Some years earlier, in 1660, Richard had purchased the Evercreech Park estate, but he inherited Sparkford Manor, presumably from his father. Either way, it is believed that he also purchased Fifehead Manor in 1660. Prior to this, Fifehead Manor had been leased by the Newmans from the Bristol Canons and Bishops.
Both Phelps and Collinson refer to the sale of the Cadbury estates to Richard Newman, High Steward of Westminster, in or around 1610 seems to be clearly incorrect. It was this Richard Newman (d.1695) who is believed to have been High Steward of Westminster after taking up residence there. The History of Parliament on-line mentions Richard Newman having a residence at Tothill Street, Westminster in 1675 at the time of his daughter Anna Christiana's marriage. Tothill Street is not to be confused with nearby Tufton Street where Richard's son Richard owned a house as mentioned in his will. The location of both streets can be found on this map.
In 1664 Richard inherited the Fifehead estates and manor. In 1693 he was responsible for building the Newman chapel on the north side of the church to cover the vault containing the remains of his ancestors. It may be assumed that he intended that the chapel would house his own remains, and indeed Burke's "Genealogical and Heraldic History of the Commoners of Great Britain Volume 2" confirms that Richard was "interred on 16th October 1695 in the vault at Fifehead". Yet his name is conspicuous by its absence from any of the monuments inside the chapel. So perhaps his memorial was originally given pride of placed on the north wall of the chapel and later removed to make room for Sir Henry Cheere's great monument commemorating Richard's grandson Sir Richard Newman and his family.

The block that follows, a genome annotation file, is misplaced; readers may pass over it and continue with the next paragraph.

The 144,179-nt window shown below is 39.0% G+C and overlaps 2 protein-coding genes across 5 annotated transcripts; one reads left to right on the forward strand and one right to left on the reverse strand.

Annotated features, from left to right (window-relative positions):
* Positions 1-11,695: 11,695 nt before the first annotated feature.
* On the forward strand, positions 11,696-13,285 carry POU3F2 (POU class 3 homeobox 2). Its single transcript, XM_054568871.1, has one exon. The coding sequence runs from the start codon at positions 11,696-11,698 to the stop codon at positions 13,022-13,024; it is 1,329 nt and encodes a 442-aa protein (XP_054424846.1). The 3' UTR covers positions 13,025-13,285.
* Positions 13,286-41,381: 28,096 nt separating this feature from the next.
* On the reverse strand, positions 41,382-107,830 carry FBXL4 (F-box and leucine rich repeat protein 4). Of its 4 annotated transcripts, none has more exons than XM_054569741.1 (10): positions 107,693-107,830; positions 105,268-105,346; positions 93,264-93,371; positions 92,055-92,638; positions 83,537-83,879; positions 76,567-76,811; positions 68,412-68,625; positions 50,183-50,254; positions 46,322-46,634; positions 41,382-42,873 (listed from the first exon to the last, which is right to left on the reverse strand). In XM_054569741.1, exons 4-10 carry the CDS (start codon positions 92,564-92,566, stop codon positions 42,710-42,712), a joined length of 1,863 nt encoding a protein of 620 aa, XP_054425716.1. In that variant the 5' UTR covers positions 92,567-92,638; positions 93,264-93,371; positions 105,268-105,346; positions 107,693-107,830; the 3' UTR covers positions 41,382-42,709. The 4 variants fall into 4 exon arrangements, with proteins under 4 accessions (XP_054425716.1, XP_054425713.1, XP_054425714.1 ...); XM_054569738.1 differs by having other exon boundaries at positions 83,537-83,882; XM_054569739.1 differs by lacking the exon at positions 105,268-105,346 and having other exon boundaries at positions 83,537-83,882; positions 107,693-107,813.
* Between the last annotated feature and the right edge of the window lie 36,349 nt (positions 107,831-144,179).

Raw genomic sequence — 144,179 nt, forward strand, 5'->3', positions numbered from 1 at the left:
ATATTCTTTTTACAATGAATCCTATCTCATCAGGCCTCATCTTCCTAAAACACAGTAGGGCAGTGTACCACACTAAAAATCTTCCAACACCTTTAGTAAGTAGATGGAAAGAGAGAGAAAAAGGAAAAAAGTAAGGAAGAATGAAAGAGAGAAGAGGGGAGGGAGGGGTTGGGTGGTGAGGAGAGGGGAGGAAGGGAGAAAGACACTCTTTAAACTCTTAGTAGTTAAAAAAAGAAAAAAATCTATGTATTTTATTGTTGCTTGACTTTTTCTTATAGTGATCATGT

A further account of this and several other Newmans can be found in Thornbury & District's Research News No 148 (Apr 2016) which states that it was this Richard Newman who purchased the Thornbury Park estate on 17th May 1679.
Contrary to normal custom, Richard divided his estate between his grandson Sir Richard Newman who inherited Evercreech, Fifehead and (presumably) Thornbury Park, and his surviving son, Francis Holles Newman, who inherited the Cadbury and Sparkford estates.
According to a note written by Louisa Annie Rogers in 1947, there then existed a portrait of Richard Newman (or Sir Richard Newman as she refers to him). Presumably this portrait still exists, but unfortunately it was not part of the collection of portraits and other family heir-looms that formed part of the estate of Gertrude Newman-Rogers that was auctioned off in 2008.
From other Newman sources who retain the belief that Richard was a Civil War hero::
From John Newman May 2002: "Col.Richard Newman of Fifehead: High Steward of Westminster. Sherborne school c.1630. Matriculated Pembroke College Oxford 30/10/1635 aged 15. BA 15/6/1639. Barrister at Law of the Middle Temple 1640. Donor to Sherborne School of 'two gloabes'".